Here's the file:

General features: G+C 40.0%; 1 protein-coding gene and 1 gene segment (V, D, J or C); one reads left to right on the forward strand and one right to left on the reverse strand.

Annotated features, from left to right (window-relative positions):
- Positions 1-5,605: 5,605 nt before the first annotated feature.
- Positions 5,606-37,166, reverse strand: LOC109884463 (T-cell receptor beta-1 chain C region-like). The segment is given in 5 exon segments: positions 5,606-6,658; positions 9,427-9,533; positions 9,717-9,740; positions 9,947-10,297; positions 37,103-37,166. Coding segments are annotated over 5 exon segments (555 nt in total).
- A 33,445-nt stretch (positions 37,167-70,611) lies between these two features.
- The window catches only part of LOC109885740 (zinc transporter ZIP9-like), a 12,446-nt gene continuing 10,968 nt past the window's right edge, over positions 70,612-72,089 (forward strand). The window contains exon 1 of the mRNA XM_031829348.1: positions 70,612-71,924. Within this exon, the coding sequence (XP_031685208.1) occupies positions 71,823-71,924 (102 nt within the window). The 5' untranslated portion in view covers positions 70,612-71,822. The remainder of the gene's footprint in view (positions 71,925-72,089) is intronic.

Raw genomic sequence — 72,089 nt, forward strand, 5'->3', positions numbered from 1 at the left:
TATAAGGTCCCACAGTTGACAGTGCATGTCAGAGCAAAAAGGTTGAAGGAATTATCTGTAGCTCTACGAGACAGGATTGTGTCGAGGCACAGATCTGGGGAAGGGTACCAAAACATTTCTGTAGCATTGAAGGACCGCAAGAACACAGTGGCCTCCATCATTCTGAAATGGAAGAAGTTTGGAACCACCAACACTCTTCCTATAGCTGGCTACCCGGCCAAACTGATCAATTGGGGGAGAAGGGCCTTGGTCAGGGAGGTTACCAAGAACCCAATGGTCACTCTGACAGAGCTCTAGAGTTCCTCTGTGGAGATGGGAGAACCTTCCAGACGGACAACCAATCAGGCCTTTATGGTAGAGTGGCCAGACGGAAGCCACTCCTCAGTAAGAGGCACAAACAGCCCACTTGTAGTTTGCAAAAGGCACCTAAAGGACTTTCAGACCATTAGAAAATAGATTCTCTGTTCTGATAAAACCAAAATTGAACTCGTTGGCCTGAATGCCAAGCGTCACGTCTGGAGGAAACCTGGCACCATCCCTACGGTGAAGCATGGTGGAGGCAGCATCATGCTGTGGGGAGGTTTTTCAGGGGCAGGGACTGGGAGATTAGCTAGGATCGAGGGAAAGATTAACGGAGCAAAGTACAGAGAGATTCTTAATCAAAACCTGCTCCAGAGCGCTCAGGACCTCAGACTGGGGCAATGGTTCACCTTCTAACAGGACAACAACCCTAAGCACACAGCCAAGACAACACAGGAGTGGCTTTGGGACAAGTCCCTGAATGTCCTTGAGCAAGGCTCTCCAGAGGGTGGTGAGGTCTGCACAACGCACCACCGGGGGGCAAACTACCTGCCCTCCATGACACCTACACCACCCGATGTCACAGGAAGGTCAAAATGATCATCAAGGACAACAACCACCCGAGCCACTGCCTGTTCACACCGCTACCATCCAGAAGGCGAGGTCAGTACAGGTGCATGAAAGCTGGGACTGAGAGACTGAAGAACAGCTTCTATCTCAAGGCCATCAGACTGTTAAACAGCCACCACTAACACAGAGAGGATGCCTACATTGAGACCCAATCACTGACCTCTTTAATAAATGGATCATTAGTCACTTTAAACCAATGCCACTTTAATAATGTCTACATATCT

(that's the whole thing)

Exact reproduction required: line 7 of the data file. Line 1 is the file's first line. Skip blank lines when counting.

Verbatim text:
Raw genomic sequence — 72,089 nt, forward strand, 5'->3', positions numbered from 1 at the left: